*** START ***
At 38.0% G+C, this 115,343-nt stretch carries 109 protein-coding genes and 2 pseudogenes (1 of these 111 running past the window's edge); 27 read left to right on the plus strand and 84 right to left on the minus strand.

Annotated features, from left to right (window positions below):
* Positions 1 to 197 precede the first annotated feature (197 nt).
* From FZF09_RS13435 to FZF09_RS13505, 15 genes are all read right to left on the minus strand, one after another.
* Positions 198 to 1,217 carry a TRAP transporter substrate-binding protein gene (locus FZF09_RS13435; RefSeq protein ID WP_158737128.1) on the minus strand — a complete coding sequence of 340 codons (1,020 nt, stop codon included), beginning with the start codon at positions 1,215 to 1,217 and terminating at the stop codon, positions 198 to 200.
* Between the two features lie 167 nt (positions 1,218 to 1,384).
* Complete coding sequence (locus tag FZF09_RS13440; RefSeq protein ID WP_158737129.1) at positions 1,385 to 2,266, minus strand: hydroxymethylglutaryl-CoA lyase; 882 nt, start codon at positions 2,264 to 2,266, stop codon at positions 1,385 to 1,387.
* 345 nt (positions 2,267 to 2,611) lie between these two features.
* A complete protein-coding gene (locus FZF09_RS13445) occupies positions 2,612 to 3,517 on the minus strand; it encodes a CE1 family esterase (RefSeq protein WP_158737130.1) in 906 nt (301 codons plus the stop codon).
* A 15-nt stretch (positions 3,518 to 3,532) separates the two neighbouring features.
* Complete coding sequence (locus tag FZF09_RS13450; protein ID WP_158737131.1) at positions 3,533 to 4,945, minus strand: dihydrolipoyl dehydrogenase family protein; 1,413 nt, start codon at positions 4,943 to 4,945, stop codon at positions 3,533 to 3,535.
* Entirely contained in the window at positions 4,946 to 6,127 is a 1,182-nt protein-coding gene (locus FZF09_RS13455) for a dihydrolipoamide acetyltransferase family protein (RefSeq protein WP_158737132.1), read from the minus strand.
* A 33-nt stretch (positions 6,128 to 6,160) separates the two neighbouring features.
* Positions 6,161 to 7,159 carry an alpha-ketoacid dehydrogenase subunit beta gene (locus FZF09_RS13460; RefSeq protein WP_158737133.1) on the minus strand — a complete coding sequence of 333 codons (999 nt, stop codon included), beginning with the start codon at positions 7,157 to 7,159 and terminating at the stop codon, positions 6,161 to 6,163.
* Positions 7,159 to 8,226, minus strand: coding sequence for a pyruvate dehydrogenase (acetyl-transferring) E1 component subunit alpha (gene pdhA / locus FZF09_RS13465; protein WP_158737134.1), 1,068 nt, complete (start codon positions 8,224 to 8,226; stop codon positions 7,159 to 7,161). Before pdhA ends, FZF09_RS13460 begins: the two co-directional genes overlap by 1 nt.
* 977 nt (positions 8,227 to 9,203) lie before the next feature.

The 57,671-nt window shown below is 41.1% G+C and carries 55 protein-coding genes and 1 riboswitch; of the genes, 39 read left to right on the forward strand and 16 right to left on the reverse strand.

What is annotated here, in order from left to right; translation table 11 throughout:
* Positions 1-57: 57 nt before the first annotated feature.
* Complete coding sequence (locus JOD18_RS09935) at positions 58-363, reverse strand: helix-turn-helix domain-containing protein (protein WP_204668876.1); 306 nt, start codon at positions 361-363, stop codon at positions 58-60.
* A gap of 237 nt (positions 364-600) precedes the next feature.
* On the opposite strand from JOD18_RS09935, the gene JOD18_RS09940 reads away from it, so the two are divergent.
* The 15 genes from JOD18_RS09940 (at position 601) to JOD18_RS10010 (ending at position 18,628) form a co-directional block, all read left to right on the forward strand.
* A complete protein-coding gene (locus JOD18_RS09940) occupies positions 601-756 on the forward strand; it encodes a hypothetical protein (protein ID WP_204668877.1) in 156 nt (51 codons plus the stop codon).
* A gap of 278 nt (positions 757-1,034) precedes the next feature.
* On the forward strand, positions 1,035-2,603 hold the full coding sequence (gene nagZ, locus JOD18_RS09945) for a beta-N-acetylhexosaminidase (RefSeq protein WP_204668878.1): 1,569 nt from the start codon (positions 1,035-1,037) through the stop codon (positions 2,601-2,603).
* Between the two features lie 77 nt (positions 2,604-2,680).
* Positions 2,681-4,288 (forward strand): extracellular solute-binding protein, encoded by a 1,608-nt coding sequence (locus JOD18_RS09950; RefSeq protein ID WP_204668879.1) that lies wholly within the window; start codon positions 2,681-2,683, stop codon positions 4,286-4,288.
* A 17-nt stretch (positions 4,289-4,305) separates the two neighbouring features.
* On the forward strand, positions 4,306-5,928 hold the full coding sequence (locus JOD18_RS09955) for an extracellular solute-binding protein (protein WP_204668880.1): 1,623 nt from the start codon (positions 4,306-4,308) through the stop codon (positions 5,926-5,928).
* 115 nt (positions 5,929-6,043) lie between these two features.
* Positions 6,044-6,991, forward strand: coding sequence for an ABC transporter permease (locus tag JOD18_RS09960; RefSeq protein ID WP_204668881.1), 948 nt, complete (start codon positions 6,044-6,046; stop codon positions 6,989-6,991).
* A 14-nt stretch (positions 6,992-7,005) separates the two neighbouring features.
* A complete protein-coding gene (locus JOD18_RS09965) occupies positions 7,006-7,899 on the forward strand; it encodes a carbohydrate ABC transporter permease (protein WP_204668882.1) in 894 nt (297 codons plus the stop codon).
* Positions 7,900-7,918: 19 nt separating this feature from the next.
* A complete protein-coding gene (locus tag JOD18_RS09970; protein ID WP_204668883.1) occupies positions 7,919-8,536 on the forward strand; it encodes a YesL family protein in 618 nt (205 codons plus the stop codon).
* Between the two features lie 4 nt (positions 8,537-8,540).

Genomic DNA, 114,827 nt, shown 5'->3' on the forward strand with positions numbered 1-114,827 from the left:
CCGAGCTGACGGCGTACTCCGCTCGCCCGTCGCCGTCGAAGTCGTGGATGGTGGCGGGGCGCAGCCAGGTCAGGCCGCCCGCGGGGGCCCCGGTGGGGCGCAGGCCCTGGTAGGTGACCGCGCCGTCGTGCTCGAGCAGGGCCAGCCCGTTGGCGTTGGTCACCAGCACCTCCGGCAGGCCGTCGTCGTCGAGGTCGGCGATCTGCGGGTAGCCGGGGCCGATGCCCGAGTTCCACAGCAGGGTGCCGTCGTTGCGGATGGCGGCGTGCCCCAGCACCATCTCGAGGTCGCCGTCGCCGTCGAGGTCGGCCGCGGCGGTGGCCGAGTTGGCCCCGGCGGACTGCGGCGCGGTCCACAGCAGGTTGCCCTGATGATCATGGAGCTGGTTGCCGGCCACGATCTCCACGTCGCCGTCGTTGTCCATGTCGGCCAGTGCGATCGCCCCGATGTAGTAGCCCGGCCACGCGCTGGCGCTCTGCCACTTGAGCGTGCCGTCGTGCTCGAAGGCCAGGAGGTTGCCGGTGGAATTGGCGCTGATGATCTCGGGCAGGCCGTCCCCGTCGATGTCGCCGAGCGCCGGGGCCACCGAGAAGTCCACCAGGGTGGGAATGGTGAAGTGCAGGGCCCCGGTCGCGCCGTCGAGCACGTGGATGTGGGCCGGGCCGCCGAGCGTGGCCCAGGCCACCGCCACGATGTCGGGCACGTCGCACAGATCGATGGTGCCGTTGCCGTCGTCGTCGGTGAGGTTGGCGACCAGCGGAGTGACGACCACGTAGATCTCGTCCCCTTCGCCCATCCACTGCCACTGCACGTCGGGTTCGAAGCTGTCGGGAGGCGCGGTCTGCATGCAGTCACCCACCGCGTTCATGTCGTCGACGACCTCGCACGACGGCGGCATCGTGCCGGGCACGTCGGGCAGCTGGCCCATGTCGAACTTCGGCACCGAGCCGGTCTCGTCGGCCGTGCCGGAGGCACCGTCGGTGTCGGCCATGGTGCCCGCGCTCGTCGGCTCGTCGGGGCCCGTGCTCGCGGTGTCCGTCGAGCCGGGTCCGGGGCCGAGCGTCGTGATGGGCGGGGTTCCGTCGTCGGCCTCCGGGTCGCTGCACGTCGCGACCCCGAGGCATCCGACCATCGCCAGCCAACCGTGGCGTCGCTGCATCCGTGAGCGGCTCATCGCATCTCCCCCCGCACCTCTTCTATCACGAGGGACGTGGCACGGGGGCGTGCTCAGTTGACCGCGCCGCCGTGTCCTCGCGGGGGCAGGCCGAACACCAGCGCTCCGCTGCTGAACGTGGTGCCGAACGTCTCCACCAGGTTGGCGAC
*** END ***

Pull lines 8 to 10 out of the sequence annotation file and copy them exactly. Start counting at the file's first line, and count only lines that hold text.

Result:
* 345 nt (positions 2,267 to 2,611) lie between these two features.
* A complete protein-coding gene (locus FZF09_RS13445) occupies positions 2,612 to 3,517 on the minus strand; it encodes a CE1 family esterase (RefSeq protein WP_158737130.1) in 906 nt (301 codons plus the stop codon).
* A 15-nt stretch (positions 3,518 to 3,532) separates the two neighbouring features.